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What is the advantage of new Lock interface over synchronized block in Java? You need to implement a high performance cache which allows multiple reader but single writer to keep the integrity how will you implement it?

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Lock is hardly new, it's been around since Java5, i.e. since 2004 – skaffman Nov 6 '11 at 12:09

The advantages of a lock are

  • it's possible to make them fair
  • it's possible to make a thread responsive to interruption while waiting on a Lock object.
  • it's possible to try to acquire the lock, but return immediately or after a timeout if the lock can't be acquired
  • it's possible to acquire and release locks in different scopes, and in different orders

Note that this is explained in the javadoc of Lock and its subclasses.

A high performant cache could be implemented using a ConcurrentMap.

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Point two seems badly worded. You can interrupt a thread waiting on a normal intrinsic Java monitor. Lock has lockInterruptibly which allows the thread to be interrupted whilst blocked acquiring a lock. – Tom Hawtin - tackline Nov 6 '11 at 11:50
@Tom: you may of course interrupt a thread blocked waiting for an intrinsic monitor, but the thread won't be responsive to the interruption. That's what I meant: the interrupt method will be called, but the thread won't be able to interrupt itself until it acquires the lock, and it could stay in this state forever. I've changed the wording to make it more explicit. – JB Nizet Nov 6 '11 at 11:59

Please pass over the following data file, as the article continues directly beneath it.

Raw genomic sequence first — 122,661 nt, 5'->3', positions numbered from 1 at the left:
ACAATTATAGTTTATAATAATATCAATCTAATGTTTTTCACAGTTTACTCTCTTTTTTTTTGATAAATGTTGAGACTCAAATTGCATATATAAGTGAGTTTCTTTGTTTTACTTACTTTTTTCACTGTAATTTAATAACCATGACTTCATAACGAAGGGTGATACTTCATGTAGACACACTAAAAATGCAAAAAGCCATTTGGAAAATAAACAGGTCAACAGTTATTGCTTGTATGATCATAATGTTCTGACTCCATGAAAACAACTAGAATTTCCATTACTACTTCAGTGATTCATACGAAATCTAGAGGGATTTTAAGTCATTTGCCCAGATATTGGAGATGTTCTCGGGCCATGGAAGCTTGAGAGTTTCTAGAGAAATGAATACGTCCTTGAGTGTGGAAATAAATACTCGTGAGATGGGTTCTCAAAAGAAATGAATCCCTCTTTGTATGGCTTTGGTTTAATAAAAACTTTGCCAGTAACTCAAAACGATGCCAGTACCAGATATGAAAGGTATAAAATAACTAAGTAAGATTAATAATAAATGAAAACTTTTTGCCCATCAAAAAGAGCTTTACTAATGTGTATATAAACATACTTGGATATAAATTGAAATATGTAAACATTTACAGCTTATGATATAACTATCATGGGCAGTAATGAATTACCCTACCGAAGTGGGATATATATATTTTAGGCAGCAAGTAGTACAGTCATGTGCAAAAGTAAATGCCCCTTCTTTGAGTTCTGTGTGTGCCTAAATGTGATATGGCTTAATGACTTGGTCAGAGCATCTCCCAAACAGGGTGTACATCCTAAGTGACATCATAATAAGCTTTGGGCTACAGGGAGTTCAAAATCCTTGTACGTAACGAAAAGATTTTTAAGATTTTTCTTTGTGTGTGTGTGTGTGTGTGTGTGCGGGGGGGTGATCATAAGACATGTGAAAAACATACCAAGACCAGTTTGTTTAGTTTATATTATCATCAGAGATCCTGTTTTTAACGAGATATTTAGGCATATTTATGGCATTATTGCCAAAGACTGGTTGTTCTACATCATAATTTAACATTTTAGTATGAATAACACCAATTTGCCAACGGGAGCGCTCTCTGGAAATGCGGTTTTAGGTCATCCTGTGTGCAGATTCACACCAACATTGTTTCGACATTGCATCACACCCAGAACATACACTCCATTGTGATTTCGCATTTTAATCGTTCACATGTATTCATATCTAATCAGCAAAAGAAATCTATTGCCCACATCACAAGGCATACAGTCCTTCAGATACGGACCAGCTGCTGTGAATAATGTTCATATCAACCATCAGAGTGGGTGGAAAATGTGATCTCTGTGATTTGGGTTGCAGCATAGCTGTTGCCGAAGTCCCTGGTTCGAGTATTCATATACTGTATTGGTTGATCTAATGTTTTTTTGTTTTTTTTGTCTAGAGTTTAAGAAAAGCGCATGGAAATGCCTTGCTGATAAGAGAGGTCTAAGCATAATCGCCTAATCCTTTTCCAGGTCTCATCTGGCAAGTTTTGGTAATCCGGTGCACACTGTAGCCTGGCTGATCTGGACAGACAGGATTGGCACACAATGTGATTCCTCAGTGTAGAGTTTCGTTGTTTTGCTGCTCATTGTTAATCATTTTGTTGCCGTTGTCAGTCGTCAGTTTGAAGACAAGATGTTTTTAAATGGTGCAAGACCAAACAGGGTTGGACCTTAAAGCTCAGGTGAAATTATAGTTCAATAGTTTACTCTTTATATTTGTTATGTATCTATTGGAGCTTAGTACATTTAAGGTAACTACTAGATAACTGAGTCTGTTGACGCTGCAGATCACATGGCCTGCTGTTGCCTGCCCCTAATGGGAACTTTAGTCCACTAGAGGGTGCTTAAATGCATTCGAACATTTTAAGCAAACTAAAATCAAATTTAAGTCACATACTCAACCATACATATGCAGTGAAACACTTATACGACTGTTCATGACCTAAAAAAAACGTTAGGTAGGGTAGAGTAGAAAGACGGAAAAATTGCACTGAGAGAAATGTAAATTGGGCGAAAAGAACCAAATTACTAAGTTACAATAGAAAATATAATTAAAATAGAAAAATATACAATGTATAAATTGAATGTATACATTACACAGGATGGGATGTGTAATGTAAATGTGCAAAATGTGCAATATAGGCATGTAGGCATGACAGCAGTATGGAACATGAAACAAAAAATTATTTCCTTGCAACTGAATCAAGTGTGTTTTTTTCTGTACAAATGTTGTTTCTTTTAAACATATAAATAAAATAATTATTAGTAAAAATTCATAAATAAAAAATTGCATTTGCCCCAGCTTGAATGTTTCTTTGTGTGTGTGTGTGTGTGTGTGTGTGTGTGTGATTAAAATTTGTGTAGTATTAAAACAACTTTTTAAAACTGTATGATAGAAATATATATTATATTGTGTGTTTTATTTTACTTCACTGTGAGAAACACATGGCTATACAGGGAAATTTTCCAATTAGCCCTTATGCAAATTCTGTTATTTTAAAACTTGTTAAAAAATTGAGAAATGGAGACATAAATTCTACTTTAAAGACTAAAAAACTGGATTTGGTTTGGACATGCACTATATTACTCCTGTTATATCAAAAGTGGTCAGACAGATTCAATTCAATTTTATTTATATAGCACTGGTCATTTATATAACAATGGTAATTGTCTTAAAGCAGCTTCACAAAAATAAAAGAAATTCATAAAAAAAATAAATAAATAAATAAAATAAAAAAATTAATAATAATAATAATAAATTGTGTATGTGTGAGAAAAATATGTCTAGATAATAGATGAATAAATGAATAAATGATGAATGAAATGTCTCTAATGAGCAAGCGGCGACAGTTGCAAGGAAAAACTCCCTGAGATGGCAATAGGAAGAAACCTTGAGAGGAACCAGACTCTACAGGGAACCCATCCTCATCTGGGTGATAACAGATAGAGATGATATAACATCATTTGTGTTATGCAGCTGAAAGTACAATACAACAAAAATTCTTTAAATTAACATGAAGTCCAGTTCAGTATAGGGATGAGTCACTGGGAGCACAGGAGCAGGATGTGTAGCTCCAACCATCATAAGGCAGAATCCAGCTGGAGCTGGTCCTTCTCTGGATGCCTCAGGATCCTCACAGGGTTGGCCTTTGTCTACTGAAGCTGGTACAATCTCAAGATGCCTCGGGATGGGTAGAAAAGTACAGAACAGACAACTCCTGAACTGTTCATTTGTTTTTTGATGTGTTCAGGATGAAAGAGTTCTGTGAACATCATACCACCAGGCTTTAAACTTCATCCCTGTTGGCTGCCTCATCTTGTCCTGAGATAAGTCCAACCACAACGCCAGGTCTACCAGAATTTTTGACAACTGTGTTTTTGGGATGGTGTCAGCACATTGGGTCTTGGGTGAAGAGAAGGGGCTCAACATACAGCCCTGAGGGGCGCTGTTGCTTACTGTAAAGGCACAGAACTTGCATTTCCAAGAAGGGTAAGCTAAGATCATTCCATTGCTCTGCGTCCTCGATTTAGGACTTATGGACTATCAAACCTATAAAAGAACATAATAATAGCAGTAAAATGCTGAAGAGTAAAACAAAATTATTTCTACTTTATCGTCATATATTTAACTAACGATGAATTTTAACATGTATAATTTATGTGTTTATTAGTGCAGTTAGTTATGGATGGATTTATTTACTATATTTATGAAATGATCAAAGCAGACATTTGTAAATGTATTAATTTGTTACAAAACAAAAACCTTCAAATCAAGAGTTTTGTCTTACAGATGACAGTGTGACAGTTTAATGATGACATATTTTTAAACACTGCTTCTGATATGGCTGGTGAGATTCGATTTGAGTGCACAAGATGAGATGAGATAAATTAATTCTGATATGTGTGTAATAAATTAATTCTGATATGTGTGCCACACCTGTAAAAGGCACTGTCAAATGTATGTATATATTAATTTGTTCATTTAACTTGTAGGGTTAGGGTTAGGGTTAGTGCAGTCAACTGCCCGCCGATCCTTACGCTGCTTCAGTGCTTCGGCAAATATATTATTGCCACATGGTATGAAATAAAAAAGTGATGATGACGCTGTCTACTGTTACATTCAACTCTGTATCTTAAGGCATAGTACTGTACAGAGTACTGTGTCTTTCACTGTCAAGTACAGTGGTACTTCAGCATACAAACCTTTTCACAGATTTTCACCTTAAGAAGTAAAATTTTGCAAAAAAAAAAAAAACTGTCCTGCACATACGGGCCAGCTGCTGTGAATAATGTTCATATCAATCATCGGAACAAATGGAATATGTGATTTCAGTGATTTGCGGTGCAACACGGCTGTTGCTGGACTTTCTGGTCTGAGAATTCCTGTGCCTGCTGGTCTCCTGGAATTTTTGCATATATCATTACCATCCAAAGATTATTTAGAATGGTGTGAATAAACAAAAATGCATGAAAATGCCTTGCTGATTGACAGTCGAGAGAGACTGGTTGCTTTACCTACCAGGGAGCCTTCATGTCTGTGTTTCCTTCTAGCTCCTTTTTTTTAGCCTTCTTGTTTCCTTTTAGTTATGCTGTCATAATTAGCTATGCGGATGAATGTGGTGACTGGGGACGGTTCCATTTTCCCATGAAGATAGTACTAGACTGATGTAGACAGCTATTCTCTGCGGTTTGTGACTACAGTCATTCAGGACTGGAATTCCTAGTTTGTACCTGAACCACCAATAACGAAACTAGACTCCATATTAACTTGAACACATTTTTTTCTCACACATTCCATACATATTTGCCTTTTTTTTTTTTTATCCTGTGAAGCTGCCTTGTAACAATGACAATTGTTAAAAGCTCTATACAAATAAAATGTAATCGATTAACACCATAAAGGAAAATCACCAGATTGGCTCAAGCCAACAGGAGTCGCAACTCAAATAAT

The key point is that the target thread is in Thread.State.BLOCKED not Thread.State.WAITING (or TIMED_WAITING). – Tom Hawtin - tackline Nov 6 '11 at 12:55

You need to know when to use Lock and when to use synchronized blocks/methods.

  • Use Synchronized blocks if you are creating simple applications. It avoids race conditions. But while avoiding race conditions you might cause deadlocks.

  • Use Locks if you are creating serious applications. It also avoids race conditions but you also have the benefit of avoiding deadlocks.

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This is really not the good keys to choose between synchronized and explicit locks. A serious application may be simple, and using locks can obviously also lead to deadlocks as synchronized does. – JB Nizet Nov 6 '11 at 9:30

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